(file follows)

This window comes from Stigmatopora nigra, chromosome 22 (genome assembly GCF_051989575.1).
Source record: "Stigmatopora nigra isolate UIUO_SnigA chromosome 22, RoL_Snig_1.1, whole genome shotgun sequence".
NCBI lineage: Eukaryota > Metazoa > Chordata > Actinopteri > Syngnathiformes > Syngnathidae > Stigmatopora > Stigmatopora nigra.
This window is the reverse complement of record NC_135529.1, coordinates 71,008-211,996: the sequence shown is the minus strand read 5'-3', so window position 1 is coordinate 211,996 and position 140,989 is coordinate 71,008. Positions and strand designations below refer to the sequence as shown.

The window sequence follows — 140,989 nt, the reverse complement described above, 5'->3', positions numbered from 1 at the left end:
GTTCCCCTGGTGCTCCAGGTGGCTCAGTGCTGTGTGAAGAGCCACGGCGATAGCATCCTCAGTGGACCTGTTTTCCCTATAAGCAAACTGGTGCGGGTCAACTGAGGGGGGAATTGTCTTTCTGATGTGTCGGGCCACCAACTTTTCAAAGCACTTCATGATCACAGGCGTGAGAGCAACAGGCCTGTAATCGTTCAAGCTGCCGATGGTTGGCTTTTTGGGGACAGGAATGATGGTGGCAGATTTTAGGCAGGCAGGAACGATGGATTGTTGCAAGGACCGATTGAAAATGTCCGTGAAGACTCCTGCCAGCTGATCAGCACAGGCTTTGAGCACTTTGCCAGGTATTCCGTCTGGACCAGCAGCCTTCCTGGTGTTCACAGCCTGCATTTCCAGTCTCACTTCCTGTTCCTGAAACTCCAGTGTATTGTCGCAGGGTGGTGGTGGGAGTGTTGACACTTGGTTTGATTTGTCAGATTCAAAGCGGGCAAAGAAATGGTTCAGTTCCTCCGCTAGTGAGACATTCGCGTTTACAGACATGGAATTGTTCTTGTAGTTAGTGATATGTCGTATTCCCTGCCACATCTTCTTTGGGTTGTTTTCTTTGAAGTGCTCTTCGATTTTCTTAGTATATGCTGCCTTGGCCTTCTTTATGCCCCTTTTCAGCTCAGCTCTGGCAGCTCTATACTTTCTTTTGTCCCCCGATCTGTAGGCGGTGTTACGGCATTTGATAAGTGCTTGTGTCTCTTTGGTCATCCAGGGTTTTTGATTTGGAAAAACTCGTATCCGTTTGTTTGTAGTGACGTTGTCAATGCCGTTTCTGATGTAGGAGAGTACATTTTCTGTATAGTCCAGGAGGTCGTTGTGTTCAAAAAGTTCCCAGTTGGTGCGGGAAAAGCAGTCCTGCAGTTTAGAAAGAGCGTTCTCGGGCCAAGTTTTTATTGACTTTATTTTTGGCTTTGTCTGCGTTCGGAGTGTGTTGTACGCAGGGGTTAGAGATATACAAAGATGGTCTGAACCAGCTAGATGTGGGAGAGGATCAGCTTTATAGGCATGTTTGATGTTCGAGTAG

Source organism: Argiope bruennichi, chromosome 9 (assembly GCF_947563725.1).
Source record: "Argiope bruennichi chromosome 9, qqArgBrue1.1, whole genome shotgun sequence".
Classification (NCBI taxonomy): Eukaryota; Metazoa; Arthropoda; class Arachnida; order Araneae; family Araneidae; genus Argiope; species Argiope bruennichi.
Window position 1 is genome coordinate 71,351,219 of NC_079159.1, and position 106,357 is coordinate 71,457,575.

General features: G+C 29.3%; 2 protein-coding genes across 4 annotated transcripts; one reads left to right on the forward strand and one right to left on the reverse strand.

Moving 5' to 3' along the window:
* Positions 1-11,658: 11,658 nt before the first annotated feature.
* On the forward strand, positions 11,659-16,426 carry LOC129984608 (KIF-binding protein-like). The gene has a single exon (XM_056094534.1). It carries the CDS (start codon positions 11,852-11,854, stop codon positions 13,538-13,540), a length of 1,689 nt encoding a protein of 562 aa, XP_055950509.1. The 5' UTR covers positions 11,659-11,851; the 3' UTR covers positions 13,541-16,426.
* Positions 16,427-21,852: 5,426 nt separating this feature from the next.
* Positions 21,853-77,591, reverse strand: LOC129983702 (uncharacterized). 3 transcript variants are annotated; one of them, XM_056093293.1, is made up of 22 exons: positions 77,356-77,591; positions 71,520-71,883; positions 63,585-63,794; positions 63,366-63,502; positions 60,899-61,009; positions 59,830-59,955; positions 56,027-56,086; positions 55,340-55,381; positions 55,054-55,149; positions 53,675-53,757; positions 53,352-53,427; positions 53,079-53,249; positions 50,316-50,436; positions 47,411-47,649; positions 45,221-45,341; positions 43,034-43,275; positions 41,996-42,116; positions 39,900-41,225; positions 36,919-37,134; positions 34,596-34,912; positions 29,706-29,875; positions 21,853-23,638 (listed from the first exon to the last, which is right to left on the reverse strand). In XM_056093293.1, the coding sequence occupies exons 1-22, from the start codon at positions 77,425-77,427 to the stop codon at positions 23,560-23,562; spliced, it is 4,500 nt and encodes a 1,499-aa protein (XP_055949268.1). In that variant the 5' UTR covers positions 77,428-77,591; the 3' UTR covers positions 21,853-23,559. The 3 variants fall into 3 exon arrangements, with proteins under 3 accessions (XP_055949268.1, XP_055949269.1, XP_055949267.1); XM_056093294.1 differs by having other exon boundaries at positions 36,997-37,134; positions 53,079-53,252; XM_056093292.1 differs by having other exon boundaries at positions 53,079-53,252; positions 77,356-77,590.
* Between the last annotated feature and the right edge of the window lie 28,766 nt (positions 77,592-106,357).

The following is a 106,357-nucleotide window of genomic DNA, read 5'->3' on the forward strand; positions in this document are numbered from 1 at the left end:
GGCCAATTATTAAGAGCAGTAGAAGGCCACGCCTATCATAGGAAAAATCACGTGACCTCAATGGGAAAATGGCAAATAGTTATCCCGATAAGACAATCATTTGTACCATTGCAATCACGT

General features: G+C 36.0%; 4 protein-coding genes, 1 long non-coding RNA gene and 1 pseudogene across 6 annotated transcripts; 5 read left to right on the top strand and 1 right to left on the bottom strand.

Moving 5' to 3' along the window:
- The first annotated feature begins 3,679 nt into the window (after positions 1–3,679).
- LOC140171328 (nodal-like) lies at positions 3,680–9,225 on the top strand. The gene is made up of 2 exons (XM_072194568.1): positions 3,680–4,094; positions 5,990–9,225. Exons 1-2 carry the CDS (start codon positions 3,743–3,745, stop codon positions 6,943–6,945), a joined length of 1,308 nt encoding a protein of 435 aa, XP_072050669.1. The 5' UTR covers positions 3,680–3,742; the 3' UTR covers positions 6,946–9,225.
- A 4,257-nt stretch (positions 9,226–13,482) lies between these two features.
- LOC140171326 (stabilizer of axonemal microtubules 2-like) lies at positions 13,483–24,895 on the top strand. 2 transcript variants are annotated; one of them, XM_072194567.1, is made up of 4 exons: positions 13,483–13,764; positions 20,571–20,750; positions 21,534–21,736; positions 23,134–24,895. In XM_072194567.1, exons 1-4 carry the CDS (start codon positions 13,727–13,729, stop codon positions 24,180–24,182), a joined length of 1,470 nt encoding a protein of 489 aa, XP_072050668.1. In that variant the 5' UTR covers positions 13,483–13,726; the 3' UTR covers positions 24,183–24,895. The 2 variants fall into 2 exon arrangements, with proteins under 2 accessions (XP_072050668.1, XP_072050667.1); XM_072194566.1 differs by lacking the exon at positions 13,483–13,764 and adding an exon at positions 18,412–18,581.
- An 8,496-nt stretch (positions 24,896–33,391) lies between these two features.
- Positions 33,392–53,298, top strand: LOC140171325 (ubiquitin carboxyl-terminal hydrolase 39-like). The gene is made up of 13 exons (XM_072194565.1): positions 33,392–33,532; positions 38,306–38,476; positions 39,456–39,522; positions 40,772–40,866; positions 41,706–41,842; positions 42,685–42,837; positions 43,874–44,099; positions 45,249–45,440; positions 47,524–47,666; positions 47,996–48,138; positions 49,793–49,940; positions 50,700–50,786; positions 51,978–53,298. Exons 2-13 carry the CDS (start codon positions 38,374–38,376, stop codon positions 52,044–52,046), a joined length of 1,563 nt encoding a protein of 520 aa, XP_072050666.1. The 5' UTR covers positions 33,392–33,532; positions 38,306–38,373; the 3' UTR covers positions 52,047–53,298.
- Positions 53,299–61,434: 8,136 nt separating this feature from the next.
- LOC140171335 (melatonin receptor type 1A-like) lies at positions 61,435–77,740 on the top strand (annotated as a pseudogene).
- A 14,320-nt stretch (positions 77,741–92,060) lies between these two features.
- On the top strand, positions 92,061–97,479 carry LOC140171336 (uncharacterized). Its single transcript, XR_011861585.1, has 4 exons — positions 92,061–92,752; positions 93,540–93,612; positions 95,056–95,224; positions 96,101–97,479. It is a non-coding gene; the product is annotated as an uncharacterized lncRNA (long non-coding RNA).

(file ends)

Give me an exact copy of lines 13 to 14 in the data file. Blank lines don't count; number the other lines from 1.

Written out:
* Positions 1-11,658: 11,658 nt before the first annotated feature.
* On the forward strand, positions 11,659-16,426 carry LOC129984608 (KIF-binding protein-like). The gene has a single exon (XM_056094534.1). It carries the CDS (start codon positions 11,852-11,854, stop codon positions 13,538-13,540), a length of 1,689 nt encoding a protein of 562 aa, XP_055950509.1. The 5' UTR covers positions 11,659-11,851; the 3' UTR covers positions 13,541-16,426.